Play Right: Celebrate Summer with a Backyard Camping Trip

If you don’t have the time or funds for a weeklong vacation, you can still celebrate your favorite outdoor traditions with a backyard camping trip! Pitch your tent in the grass, bring out pillows and sleeping bags, and enjoy all the fun of a summer adventure without the added stress of a long-distance vacation. 

1. Take Your Tent Up A Notch

 

Get Your Kids In On The Fun

Before the big day, have your kids make their own decorations to turn your backyard into a camping destination. From outdoors-themed coloring pages to wreaths, birdhouses to hand-painted tiki torches, these creations will give your kids the added fun of seeing their hard work transform your home into a state park.  

 

Light It Up

For some extra decorations, string lights and quirky battery-operated lights bring a gentle, warm glow to every summer evening. If your backyard has wall outlets, you can break out your holiday lights. For a fun DIY project, fill Mason jars or brightly colored plastic containers with battery-operated string lights. These can then be placed in the tent or around the backyard for a colorful evening glow! 

 

Tent Games

Turn your tent into a game room with your favorite board games, or make up your own! (Pro tip: this is a great activity for a rainy day!) When it gets dark, use lanterns or flashlights to create shadow puppets on the walls of the tent. For an educational twist, invest in a constellation lamp or tapestry and teach your kids to read the stars.   We love The Night Sky by local educator and author Garrick Pfaffmann .

 

2. Kid-Friendly Campfire Recipes

 

Breakfast: Tin Foil Egg Boats

These tin foil breakfasts are perfect for picky eaters and adventurous foodies alike. Shape two pieces of tin foil into a “boat” and a lid. Fill the boat with whisked eggs, chopped veggies, pre-cooked bacon, or your other favorite proteins. Then, carefully fold the tin foil lids over the boats to make closed, football-shaped containers. Cook these on a grill or stick with a marshmallow spear to roast over an open fire. After 5-10 minutes, the eggs and mix-ins will be perfectly cooked. Top with shredded cheese, salsa, or sour cream and dig in! 

 

Lunch & Dinner: Campfire Meals   

Cooking over a campfire adds a new layer of smoky flavor to every meal. Did you know baked potatoes can be an entire delicious, nutritious meal? Scrub and salt your potatoes, wrap in tin foil, and place directly in the coals of your campfire. Let roast for 45 minutes, then set aside to cool. When they’re ready to eat, add your favorite toppings — your kids can mix and match healthy favorites like broccoli, olives, scallions, salsa, and cheese — and dig in! For a cheesier twist, you can make grilled cheese or quesadillas over the fire. Our kids love adding mushrooms, roasted peppers, onions, tomatoes, and other veggies to make unique grilled cheese masterpieces!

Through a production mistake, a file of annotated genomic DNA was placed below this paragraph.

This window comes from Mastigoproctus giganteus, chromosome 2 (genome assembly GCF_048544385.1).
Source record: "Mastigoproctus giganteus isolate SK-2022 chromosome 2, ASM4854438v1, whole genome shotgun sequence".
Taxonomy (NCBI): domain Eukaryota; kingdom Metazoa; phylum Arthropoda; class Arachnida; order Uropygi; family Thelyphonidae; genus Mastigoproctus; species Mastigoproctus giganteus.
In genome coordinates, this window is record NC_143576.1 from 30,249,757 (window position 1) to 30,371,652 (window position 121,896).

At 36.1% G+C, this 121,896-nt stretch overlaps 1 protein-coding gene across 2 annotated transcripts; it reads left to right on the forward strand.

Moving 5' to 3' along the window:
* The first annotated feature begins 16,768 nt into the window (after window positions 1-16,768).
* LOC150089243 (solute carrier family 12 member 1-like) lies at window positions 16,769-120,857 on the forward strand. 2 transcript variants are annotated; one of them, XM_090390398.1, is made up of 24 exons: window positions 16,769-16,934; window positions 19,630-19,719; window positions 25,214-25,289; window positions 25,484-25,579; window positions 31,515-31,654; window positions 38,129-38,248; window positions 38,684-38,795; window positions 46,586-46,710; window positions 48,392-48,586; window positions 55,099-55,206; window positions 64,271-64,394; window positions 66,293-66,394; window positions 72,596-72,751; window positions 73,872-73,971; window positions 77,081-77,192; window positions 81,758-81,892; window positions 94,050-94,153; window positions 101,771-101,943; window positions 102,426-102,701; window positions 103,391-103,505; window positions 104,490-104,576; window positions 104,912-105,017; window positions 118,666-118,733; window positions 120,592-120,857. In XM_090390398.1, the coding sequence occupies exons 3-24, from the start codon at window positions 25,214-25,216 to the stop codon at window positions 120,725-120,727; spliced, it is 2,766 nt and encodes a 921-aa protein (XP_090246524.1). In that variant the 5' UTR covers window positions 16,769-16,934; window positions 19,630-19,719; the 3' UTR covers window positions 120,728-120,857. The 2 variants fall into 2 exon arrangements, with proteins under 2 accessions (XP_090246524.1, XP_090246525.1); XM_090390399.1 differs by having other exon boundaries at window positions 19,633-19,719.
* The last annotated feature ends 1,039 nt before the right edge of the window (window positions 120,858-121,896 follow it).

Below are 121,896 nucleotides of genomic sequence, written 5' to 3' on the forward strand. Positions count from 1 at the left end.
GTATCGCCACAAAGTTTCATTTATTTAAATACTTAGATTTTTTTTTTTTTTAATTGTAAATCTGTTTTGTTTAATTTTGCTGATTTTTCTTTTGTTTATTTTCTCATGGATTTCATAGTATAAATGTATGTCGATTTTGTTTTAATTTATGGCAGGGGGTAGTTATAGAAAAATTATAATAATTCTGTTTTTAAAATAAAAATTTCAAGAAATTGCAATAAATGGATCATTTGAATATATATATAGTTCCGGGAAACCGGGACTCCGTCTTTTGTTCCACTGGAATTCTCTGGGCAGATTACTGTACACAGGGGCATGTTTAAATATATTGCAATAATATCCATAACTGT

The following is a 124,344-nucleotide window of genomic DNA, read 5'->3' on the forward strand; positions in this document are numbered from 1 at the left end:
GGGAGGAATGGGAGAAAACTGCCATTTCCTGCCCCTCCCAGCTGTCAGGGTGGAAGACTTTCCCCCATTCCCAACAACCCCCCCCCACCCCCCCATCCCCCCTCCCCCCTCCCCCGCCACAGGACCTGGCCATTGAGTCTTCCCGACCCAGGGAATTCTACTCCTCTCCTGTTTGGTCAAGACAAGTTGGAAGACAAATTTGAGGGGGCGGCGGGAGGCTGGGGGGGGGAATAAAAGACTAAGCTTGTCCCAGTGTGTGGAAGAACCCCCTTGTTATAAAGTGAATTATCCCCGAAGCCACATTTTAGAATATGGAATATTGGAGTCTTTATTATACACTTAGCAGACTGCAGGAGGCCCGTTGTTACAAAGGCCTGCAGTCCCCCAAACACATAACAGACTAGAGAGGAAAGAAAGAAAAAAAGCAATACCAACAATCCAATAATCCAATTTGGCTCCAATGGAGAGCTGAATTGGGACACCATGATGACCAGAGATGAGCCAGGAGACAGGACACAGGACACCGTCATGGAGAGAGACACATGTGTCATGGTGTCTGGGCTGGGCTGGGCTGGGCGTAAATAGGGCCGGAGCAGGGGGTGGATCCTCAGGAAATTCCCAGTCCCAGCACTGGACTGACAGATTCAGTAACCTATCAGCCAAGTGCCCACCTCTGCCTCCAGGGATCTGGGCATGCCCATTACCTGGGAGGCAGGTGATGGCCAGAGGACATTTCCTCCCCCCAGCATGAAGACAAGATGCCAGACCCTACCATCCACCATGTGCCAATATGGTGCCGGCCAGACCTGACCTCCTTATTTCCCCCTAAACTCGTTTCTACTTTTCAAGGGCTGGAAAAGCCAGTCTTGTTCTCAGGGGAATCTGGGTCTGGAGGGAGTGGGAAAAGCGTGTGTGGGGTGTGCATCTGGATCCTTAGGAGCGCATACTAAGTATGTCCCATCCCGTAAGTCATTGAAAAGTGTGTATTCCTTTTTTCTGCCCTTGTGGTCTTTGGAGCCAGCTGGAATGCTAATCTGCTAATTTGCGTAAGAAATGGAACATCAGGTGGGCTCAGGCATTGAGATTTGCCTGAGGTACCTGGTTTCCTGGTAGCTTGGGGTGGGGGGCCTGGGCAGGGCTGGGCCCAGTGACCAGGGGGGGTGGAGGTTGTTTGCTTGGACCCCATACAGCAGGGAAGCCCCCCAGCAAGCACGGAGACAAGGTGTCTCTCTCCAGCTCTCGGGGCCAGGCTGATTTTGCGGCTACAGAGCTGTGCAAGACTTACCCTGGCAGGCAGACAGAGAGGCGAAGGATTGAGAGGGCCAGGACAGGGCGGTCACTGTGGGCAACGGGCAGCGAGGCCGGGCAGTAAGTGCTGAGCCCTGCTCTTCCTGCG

Dessert: S’more Healthy S’mores

Who said s’mores had to be unhealthy? You can add a fresh component to this campfire favorite by swapping your Graham crackers for sliced strawberries or bananas, then topping with mini marshmallows and low-sugar dark chocolate. For a pop of protein, add a handful of chopped nuts. If your kids are fans of ooey-gooey deliciousness (who isn’t?), build tin foil boats like you did at breakfast and fill with your favorite dessert toppings. You can roast these over the fire just like roasting marshmallows, and enjoy a delicious, sticky dessert! 

3. Turn Your Backyard Into A State Park

 

Flora & Fauna Scavenger Hunt

For an educational afternoon activity, look up your state’s common wildlife and indigenous plants. Locate these in your own backyard (or hide handmade versions if your backyard isn’t super green), then make a scavenger hunt for your kids to complete. Spend the afternoon identifying these plants, bugs, and birds, and learning fun facts about them! 

 

Summer Olympics

It may be an off year for the Olympics, but that doesn’t have to be the case at your house! Turn your backyard into a sports extravaganza with your favorite summer games, like horseshoes, cornhole, and lawn darts. Do your kids have a competitive streak? Plan a full afternoon of games and competitions, with points for the winners. At the end of the day, decorate each other’s medals and give awards like “Best Concentration Face” and “Most Enthusiasm.” Hold a medal ceremony and celebrate! 

 

Bedtime Storytelling Contest